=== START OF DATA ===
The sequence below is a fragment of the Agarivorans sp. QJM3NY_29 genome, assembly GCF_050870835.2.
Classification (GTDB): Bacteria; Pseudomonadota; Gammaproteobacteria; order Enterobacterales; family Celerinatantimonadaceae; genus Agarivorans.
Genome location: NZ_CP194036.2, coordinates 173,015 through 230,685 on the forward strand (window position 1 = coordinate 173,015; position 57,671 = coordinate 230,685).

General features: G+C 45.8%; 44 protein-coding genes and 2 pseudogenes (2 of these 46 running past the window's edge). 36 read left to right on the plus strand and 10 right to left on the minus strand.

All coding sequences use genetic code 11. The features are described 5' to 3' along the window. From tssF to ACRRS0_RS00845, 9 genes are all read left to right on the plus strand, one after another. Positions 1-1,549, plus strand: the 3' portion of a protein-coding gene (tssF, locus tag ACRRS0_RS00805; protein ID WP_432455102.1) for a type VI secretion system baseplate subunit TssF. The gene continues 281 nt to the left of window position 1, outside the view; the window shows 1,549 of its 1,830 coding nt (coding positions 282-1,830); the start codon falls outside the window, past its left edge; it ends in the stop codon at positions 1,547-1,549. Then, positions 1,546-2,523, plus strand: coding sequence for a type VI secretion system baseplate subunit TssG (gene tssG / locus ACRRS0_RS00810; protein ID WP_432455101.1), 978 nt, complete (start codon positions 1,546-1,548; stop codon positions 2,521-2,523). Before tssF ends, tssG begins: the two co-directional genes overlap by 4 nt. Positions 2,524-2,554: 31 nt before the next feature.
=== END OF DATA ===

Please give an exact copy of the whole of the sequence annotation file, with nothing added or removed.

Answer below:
The sequence below is a fragment of the Agarivorans sp. QJM3NY_29 genome, assembly GCF_050870835.2.
Classification (GTDB): Bacteria; Pseudomonadota; Gammaproteobacteria; order Enterobacterales; family Celerinatantimonadaceae; genus Agarivorans.
Genome location: NZ_CP194036.2, coordinates 173,015 through 230,685 on the forward strand (window position 1 = coordinate 173,015; position 57,671 = coordinate 230,685).

General features: G+C 45.8%; 44 protein-coding genes and 2 pseudogenes (2 of these 46 running past the window's edge). 36 read left to right on the plus strand and 10 right to left on the minus strand.

All coding sequences use genetic code 11. The features are described 5' to 3' along the window. From tssF to ACRRS0_RS00845, 9 genes are all read left to right on the plus strand, one after another. Positions 1-1,549, plus strand: the 3' portion of a protein-coding gene (tssF, locus tag ACRRS0_RS00805; protein ID WP_432455102.1) for a type VI secretion system baseplate subunit TssF. The gene continues 281 nt to the left of window position 1, outside the view; the window shows 1,549 of its 1,830 coding nt (coding positions 282-1,830); the start codon falls outside the window, past its left edge; it ends in the stop codon at positions 1,547-1,549. Then, positions 1,546-2,523, plus strand: coding sequence for a type VI secretion system baseplate subunit TssG (gene tssG / locus ACRRS0_RS00810; protein ID WP_432455101.1), 978 nt, complete (start codon positions 1,546-1,548; stop codon positions 2,521-2,523). Before tssF ends, tssG begins: the two co-directional genes overlap by 4 nt. Positions 2,524-2,554: 31 nt before the next feature.